The Experimentally Determined Velocity of Catalysis could be Higher in the Absence of Sequestration

Main Article Content

Ikechukwu I. Udema
Abraham Olalere Onigbinde

Abstract

Background: It is not unusual to observe calculated “total” free enzyme ([E]) in enzyme catalysed reaction, but this should include total enzyme-substrate complex ([EST]) which accounts for sequestration.

Objectives: 1) To show indirectly that the velocities of catalytic action can be higher than experimentally observed velocities without sequestration and 2) redefine the relationship between velocity of hydrolysis with Michaelian enzyme and [E], where concentration of substrate, [ST] <  Michaelis-Menten constant, KM.

Methods: A theoretical research and experimentation using Bernfeld method to determine velocities of amylolysis with which to mathematically calculate [EST] and the enzyme-substrate complex ([ES]) prepared for product, P, formation.

Results: The [EST] is < [E]; [EST] and pseudo-first order constant, k decreased with increasing [ST] and increased with increasing concentration of enzyme [ET] while velocity amylolysis, v and maximum velocity of amylolysis, vmax expectedly increased with increasing [ET] and [ST].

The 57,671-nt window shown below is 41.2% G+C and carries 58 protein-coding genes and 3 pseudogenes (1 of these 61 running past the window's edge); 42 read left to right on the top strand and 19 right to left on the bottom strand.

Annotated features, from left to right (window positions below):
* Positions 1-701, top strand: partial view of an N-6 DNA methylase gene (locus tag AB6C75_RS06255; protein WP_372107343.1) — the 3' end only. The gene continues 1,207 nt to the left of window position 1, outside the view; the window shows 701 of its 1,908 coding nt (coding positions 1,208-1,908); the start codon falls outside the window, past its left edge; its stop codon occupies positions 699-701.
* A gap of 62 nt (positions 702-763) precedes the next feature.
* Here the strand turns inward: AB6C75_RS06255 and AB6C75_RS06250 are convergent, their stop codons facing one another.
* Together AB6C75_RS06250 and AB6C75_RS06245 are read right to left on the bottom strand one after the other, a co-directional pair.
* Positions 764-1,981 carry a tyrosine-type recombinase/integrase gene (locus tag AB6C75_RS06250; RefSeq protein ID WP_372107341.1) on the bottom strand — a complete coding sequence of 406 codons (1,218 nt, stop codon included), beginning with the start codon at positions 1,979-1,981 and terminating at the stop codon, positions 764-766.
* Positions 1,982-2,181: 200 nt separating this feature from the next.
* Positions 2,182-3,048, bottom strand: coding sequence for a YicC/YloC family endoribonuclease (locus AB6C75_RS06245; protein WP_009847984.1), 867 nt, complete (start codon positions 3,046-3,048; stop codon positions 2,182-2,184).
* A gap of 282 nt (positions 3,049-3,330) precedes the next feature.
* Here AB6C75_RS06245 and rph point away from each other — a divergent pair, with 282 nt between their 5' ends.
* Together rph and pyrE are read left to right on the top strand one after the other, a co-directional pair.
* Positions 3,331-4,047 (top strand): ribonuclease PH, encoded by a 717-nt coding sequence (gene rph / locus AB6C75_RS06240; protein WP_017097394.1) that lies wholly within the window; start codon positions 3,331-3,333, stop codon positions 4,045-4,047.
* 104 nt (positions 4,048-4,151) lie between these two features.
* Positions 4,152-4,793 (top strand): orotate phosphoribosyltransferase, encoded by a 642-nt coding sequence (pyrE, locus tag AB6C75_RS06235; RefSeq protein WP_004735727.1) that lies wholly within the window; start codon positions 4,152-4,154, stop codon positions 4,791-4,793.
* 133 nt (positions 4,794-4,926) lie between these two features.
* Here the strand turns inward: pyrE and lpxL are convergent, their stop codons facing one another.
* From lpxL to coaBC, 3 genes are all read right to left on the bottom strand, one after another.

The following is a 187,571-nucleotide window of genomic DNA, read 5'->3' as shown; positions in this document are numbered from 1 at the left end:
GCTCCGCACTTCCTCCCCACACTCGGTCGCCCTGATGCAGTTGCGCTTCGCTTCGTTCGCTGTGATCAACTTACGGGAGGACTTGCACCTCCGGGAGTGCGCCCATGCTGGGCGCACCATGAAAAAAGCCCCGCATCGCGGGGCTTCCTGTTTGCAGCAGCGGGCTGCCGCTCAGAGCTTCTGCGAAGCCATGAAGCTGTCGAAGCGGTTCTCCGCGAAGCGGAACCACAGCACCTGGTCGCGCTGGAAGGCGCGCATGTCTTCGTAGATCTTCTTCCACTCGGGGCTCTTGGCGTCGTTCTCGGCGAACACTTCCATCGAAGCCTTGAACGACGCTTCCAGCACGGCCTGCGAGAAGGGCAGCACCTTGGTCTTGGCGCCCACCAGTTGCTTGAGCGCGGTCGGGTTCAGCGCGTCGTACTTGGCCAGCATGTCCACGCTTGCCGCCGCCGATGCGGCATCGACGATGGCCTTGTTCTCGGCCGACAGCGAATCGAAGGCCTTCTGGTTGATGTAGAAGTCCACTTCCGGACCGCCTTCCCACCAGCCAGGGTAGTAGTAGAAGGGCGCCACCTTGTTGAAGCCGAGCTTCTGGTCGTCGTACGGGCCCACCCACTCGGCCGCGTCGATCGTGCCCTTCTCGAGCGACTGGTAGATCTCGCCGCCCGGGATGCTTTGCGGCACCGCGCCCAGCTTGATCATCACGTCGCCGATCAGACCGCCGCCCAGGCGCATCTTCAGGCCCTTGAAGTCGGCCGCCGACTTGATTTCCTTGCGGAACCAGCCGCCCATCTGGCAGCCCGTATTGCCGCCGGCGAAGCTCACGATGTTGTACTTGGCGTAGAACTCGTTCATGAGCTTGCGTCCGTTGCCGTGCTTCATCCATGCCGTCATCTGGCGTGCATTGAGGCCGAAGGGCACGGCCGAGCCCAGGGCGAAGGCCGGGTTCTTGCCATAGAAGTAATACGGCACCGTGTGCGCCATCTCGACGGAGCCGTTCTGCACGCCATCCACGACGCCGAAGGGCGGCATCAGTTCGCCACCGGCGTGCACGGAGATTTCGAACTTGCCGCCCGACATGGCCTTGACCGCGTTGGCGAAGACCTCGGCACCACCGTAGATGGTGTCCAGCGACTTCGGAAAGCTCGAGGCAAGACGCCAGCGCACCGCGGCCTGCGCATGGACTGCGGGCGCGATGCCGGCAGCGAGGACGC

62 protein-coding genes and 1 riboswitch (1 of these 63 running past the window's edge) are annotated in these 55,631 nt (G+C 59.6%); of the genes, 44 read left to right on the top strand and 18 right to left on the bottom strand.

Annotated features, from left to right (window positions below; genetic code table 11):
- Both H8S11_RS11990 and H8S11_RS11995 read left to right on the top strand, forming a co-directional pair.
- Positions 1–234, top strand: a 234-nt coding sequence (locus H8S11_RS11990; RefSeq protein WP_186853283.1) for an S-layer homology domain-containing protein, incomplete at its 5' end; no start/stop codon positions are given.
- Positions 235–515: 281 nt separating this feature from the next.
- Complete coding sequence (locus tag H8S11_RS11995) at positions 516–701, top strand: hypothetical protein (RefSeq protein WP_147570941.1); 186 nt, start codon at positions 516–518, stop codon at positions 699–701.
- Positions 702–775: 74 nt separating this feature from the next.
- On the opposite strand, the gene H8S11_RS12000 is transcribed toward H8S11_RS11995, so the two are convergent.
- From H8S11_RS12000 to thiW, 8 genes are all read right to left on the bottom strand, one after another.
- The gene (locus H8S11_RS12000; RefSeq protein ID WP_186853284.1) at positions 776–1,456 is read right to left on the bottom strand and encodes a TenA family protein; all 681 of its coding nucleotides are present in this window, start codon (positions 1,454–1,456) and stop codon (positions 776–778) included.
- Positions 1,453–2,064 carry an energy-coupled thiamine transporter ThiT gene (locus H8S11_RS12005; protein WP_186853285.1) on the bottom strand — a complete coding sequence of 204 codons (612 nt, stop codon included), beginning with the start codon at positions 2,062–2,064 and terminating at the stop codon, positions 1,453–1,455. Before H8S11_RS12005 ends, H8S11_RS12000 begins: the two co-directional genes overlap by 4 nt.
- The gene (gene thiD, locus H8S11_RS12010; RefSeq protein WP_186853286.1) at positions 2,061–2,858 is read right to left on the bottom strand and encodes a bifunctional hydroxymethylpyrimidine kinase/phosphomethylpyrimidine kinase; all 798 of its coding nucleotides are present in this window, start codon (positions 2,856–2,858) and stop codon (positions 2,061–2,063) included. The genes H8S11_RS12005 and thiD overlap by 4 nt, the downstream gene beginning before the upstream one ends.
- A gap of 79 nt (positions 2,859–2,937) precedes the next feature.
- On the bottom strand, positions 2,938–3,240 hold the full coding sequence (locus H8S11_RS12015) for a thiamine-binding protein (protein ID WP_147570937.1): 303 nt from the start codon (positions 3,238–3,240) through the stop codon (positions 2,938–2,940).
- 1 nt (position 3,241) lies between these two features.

Conclusion: The fact is that the [EST] is lower than what is usually referred to as free enzyme ([ET] - [ES]). Therefore, if the additional part of [EST] dissociated into product within the duration of assay, the velocity of amylolysis could be higher. The most important outcome and corollary when [KM] > [ST] is that v a 1/[E], v a [E][ST] and a quadratic relationship exists between pseudo-first order rate constant and maximum velocity of amylolysis; separately, v is not a [E] and if v a [ST] (if 116.PNGv/117.PNG[ST] is constant with coefficient of determination = 1), then KM is not applicable.

Keywords:
Total enzyme-substrate complex, enzyme-substrate complex prepared for product formation, direct proportionality, rate constants, free enzyme, Aspergillus oryzea alpha-amylase.

Article Details

How to Cite
Udema, I. I., & Olalere Onigbinde, A. (2019). The Experimentally Determined Velocity of Catalysis could be Higher in the Absence of Sequestration. Asian Journal of Research in Biochemistry, 5(4), 1-12. https://doi.org/10.9734/ajrb/2019/v5i430098
Section
Original Research Article

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